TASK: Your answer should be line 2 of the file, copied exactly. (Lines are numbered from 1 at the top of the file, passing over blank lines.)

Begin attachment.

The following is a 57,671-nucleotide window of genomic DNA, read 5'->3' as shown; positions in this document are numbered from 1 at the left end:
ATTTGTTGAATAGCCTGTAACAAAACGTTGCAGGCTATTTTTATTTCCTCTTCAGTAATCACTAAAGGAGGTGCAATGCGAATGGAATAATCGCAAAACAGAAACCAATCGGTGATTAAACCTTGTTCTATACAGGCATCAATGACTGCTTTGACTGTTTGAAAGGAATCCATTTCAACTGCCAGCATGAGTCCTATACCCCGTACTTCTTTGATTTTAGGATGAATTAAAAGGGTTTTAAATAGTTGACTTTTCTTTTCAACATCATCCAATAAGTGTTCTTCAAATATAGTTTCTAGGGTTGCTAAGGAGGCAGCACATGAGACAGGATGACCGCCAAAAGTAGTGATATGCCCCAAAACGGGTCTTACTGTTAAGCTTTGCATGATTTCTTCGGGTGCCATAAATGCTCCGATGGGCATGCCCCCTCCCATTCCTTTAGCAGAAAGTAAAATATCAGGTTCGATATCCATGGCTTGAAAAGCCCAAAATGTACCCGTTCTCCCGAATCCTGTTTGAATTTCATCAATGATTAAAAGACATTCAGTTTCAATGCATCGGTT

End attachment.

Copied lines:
ATTTGTTGAATAGCCTGTAACAAAACGTTGCAGGCTATTTTTATTTCCTCTTCAGTAATCACTAAAGGAGGTGCAATGCGAATGGAATAATCGCAAAACAGAAACCAATCGGTGATTAAACCTTGTTCTATACAGGCATCAATGACTGCTTTGACTGTTTGAAAGGAATCCATTTCAACTGCCAGCATGAGTCCTATACCCCGTACTTCTTTGATTTTAGGATGAATTAAAAGGGTTTTAAATAGTTGACTTTTCTTTTCAACATCATCCAATAAGTGTTCTTCAAATATAGTTTCTAGGGTTGCTAAGGAGGCAGCACATGAGACAGGATGACCGCCAAAAGTAGTGATATGCCCCAAAACGGGTCTTACTGTTAAGCTTTGCATGATTTCTTCGGGTGCCATAAATGCTCCGATGGGCATGCCCCCTCCCATTCCTTTAGCAGAAAGTAAAATATCAGGTTCGATATCCATGGCTTGAAAAGCCCAAAATGTACCCGTTCTCCCGAATCCTGTTTGAATTTCATCAATGATTAAAAGACATTCAGTTTCAATGCATCGGTT